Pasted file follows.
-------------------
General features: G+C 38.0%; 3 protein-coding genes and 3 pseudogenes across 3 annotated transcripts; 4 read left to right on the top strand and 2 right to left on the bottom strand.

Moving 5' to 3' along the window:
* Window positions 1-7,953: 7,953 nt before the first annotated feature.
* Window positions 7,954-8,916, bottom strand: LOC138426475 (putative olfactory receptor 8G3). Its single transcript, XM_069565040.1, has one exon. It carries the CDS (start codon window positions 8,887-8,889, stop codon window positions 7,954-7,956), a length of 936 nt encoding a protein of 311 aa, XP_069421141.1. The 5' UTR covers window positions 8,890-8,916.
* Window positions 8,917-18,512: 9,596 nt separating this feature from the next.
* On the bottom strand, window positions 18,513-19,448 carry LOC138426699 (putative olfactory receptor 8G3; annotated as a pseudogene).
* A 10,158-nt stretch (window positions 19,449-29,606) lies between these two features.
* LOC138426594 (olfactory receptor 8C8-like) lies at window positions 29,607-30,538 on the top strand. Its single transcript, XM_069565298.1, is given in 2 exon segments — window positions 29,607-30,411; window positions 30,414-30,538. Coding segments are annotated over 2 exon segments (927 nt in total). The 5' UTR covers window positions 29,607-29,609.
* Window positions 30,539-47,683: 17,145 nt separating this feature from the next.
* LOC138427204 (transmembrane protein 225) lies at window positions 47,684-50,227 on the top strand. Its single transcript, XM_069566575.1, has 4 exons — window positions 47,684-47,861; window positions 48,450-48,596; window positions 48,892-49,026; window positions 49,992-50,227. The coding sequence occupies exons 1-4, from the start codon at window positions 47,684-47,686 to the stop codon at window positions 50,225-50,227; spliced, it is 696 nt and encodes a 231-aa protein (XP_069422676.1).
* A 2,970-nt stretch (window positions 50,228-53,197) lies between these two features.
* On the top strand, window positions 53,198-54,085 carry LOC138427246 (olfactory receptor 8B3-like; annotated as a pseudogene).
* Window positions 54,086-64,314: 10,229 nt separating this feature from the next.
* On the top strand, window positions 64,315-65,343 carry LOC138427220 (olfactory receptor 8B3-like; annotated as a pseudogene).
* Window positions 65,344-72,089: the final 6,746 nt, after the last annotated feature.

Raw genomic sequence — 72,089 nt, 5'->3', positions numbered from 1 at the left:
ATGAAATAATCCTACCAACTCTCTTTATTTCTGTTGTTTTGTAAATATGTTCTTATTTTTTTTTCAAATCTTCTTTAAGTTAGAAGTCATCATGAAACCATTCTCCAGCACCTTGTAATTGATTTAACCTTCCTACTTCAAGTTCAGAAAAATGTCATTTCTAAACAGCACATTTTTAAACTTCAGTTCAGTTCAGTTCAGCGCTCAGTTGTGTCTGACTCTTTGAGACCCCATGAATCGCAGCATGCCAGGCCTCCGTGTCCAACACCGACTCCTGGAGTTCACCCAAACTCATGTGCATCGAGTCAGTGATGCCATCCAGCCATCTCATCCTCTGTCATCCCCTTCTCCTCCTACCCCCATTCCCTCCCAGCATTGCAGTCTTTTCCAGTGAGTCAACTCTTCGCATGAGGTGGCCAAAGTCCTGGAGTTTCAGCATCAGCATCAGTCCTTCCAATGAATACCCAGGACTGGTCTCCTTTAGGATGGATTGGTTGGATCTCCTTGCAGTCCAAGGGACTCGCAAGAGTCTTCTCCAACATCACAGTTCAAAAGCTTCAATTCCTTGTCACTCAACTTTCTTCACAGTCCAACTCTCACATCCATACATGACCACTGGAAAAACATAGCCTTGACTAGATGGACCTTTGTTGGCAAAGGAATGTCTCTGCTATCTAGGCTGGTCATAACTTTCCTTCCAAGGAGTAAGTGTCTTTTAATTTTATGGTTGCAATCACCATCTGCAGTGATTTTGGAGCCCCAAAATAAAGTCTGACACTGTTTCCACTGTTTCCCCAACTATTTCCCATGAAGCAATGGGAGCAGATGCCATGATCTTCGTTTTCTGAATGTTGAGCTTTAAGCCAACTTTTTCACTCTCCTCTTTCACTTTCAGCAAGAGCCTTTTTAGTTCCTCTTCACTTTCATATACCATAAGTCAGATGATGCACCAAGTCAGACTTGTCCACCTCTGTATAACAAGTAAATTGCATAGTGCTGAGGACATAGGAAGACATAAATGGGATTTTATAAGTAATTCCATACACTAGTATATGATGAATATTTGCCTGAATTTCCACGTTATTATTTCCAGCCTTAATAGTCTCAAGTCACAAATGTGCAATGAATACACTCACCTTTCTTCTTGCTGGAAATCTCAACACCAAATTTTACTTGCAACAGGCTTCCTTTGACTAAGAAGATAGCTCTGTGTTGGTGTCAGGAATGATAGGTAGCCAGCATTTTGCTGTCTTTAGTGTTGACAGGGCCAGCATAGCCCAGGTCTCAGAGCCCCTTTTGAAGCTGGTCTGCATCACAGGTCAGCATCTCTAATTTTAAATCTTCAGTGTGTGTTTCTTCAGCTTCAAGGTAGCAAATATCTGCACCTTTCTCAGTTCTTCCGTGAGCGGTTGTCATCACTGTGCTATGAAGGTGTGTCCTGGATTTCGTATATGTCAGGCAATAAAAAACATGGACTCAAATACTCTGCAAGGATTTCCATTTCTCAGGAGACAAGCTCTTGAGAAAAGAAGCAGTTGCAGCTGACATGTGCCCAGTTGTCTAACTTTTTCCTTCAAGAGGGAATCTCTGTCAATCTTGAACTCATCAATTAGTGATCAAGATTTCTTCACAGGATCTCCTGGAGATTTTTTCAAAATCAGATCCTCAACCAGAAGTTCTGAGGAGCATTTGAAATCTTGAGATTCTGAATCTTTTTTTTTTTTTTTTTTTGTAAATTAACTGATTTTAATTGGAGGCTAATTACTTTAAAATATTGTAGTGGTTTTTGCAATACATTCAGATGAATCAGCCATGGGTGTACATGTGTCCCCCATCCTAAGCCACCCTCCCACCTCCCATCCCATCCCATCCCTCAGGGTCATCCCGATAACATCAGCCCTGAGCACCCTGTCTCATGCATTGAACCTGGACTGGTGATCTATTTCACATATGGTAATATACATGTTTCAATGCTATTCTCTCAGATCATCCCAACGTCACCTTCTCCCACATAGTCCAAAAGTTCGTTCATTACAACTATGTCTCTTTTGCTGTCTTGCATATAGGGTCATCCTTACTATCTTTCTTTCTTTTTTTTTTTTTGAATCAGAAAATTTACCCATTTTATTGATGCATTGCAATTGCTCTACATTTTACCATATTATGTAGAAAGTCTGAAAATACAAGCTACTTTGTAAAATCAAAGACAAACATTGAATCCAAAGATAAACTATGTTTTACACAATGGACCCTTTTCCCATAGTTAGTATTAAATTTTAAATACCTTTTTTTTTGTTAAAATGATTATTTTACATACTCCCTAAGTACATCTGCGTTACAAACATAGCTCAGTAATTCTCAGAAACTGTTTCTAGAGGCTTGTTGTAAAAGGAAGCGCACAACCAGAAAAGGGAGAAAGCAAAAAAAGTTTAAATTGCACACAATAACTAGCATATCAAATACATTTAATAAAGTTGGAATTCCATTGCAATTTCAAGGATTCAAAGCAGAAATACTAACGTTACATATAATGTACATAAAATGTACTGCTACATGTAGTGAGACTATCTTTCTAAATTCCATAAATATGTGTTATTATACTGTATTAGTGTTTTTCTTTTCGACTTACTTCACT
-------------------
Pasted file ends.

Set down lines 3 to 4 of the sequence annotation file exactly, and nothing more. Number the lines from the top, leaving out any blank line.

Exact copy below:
* Window positions 1-7,953: 7,953 nt before the first annotated feature.
* Window positions 7,954-8,916, bottom strand: LOC138426475 (putative olfactory receptor 8G3). Its single transcript, XM_069565040.1, has one exon. It carries the CDS (start codon window positions 8,887-8,889, stop codon window positions 7,954-7,956), a length of 936 nt encoding a protein of 311 aa, XP_069421141.1. The 5' UTR covers window positions 8,890-8,916.